M&A remains robust
M&A activity in the pharmaceutical and healthcare sector remained buoyant during 2005 with the completion of 2,048 transactions totalling $152bn.
This tally – which encompasses deals worldwide in the pharmaceuticals, medical devices and healthcare services segments – compares with 1,807 transactions worth a combined $146bn in 2004.
The top-end of the market was particularly active with 28 deals valued at $1bn-plus. This compares with 25 in 2004 and just ten in 2003.
Participants in the pharmaceuticals segment engaged in a hectic round of corporate activity in 2005. The year got off to a lively start with three of the six largest deals announced in the first quarter. This brought the aggregate value of pharmaceuticals deals for the first three months of 2005 to $17.6bn – ten times the value that had been achieved by the end of March 2004.
Three of the largest pharmaceuticals deals last year were in the generics sub-sector – Teva/IVAX, Novartis/Hexal and Novartis/Eon Labs. Two top ten transactions were plain vanilla pharmaceutical combinations – Daiichi/Sankyo and Solvay/Fournier; while two involved pharmaceutical giants buying-up biotechs – Novartis/Chiron and Pfizer/Vicuron Pharmaceutical.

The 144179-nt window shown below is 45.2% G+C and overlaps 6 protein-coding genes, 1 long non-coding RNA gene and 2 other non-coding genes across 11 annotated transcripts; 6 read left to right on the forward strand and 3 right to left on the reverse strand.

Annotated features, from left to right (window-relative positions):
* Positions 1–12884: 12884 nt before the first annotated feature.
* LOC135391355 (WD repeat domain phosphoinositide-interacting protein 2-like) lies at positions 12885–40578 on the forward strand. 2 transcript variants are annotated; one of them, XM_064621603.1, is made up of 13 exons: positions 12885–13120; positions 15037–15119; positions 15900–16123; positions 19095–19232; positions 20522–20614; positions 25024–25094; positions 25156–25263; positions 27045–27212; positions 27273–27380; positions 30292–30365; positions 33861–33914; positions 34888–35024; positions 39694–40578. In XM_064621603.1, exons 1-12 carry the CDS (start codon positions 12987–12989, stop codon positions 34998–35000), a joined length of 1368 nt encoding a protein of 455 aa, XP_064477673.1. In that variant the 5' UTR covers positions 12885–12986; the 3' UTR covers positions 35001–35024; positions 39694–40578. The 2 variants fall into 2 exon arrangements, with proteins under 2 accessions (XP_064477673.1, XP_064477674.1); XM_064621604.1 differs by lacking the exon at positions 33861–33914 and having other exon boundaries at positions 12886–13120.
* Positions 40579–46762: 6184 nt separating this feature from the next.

Last year also saw two major biotech-biotech acquisitions – Amgen/Abgenix and Shire/TKT; with one big, brand-driven OTC deal – Reckitt Benckiser/Boots Healthcare International – completing the picture.
Generics come under pressure
The generics sub-segment was highly active last year. Landmark deals included the $7.4bn acquisition by Israel’s Teva Pharmaceutical Industries of IVAX Corporation in the US alongside Novartis’ acquisitions of Eon Labs in the US and Hexal in Germany.
Eon Labs and Hexal, together worth some $8.3bn, are being integrated into Novartis’ Sandoz subsidiary. Outside the top ten, other significant generics deals included the acquisitions by Iceland’s Actavis of the human generics business of Alpharma and Amide Pharmaceutical in the US, for $810m and $600m respectively.
While Novartis’ acquisitions propelled it into the number 1 slot supplanting Teva as the world’s largest generics player, Teva’s subsequent purchase of IVAX enabled it to regain its pre-eminent position. Teva now has a bigger number of scripts written in the US than any other company.
Such leapfrogging is evidence of the increasing competition in the sector which last year saw an average price fall of 3% for generic prescription drugs against a 10% rise for brand name drugs. With ageing populations, governments are increasingly looking to cut drug expenditure. This is leading to growing pricing pressures on manufacturers and decreasing margins.